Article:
Mr Habeeb, a 36-year-old resident of Jogendra Nagar in Agartala, Tripura, was cleared of terror charges in the shooting at the Indian Institute of Science (IISc). The Special National Investigation Agency (NIA) court released him last week after four years in jail at the Bengaluru Central Jail.
On December 28, 2005, a shooting occurred on the campus of IISc Bengaluru. Prof. Munish Chandra Puri, an Indian Institute of Technology-Delhi professor, was killed, and four others were injured, when two shooters opened fire. Because of the severity of the attack, the Karnataka government declared it a “terror attack,” making it the first of its kind in the IT capital of India.
The NIA arrested Habeeb in 2017 based on a statement given by the co-accused, Sabahuddin, who was arrested for the first time by the Lucknow police.
He was charged under the Indian Penal Code (IPC), Sections 25 and 27 of the Arms Act, 1959, Sections 3, 4, 5, and 6 of the Explosives Substances Act, 1908, and Sections 10, 13, 16, 17, 18, and 20 of the Unlawful Activities (Prevention) Act, 1967, (UAPA).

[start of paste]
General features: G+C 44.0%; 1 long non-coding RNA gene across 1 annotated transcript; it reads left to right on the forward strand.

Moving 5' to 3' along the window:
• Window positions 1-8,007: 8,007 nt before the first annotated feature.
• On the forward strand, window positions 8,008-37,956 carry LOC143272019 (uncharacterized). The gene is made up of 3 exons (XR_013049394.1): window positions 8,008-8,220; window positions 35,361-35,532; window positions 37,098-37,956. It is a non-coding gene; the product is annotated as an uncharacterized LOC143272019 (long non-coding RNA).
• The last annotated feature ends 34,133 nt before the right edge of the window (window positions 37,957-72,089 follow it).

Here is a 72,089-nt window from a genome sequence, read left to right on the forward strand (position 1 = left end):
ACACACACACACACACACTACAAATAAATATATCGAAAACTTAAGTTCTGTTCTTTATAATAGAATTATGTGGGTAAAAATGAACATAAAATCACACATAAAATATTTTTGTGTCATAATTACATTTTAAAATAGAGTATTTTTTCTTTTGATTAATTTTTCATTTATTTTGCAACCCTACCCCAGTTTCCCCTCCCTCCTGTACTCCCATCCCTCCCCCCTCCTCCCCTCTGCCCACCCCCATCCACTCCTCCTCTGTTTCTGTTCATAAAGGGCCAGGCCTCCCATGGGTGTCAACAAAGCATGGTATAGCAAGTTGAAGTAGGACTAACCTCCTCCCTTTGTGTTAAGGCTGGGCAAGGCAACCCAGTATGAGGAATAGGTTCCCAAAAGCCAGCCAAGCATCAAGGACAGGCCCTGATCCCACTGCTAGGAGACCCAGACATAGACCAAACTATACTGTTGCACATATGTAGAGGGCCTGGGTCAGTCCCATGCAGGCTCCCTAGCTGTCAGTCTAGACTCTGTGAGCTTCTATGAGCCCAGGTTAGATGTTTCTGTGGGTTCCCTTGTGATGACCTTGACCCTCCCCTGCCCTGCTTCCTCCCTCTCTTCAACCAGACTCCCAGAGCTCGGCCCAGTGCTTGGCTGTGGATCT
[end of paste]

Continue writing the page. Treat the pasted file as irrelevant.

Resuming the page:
Habeeb’s lawyer, Mohammed Tahir, contended that the police had not revealed anything about the accused in the chargesheet and had not gathered any evidence to demonstrate that Habeeb was aware of the occurrence or crime involved in the case.
According to Tahir, Sabahuddin identified a number of additional people in his statement, including individuals who assisted him in crossing the border and providing assistance. The police, however, have not charged them or called them to be witnesses, according to Tahir.
“Despite filing a lengthy charge sheet, the police have not supplied a single piece of evidence against this accused to establish the charges against him,” the lawyer stated. “The accused is incarcerated despite not having committed any crime and having no knowledge of the act or his involvement.”
The court stated that it did not understand why he was prosecuted as an accused in the case and issued an order on June 21, 2021, dismissing all allegations brought against him under the UAPA Act.
“Keeping in mind the requirements of Section 227 of CrPC, as well as the law laid down by the Hon’ble Supreme Court… and also, on careful perusal of the entire materials on record, I am of the considered opinion that there is no sufficient ground to proceed against accused No.7 for the offences alleged against him and, therefore, the accused is discharged,” the court said in its order. “My father died hearing the claims against me,”